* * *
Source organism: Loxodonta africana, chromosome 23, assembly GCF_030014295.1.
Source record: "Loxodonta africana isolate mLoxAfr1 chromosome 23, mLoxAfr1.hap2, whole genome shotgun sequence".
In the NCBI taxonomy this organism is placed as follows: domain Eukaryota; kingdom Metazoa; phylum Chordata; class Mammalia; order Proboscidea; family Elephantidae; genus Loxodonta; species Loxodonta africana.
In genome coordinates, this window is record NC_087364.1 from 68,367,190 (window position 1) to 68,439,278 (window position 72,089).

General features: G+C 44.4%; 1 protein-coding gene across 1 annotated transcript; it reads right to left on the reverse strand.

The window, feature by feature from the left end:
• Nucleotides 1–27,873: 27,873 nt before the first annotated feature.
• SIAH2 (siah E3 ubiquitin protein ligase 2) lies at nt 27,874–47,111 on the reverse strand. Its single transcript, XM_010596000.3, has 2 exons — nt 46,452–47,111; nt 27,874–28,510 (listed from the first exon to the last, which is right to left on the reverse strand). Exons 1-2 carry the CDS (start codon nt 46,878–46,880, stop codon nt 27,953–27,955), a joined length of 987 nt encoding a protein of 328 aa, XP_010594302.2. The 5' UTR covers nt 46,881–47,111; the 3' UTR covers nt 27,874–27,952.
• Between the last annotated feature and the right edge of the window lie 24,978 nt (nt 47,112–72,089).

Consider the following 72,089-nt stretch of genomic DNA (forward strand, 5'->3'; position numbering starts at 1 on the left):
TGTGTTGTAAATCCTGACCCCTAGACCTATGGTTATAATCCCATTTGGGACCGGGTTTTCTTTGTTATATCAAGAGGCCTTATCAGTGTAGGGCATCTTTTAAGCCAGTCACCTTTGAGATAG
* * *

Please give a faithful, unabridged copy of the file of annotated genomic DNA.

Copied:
Source organism: Loxodonta africana, chromosome 23, assembly GCF_030014295.1.
Source record: "Loxodonta africana isolate mLoxAfr1 chromosome 23, mLoxAfr1.hap2, whole genome shotgun sequence".
In the NCBI taxonomy this organism is placed as follows: domain Eukaryota; kingdom Metazoa; phylum Chordata; class Mammalia; order Proboscidea; family Elephantidae; genus Loxodonta; species Loxodonta africana.
In genome coordinates, this window is record NC_087364.1 from 68,367,190 (window position 1) to 68,439,278 (window position 72,089).

General features: G+C 44.4%; 1 protein-coding gene across 1 annotated transcript; it reads right to left on the reverse strand.

The window, feature by feature from the left end:
• Nucleotides 1–27,873: 27,873 nt before the first annotated feature.
• SIAH2 (siah E3 ubiquitin protein ligase 2) lies at nt 27,874–47,111 on the reverse strand. Its single transcript, XM_010596000.3, has 2 exons — nt 46,452–47,111; nt 27,874–28,510 (listed from the first exon to the last, which is right to left on the reverse strand). Exons 1-2 carry the CDS (start codon nt 46,878–46,880, stop codon nt 27,953–27,955), a joined length of 987 nt encoding a protein of 328 aa, XP_010594302.2. The 5' UTR covers nt 46,881–47,111; the 3' UTR covers nt 27,874–27,952.
• Between the last annotated feature and the right edge of the window lie 24,978 nt (nt 47,112–72,089).

Consider the following 72,089-nt stretch of genomic DNA (forward strand, 5'->3'; position numbering starts at 1 on the left):
TGTGTTGTAAATCCTGACCCCTAGACCTATGGTTATAATCCCATTTGGGACCGGGTTTTCTTTGTTATATCAAGAGGCCTTATCAGTGTAGGGCATCTTTTAAGCCAGTCACCTTTGAGATAG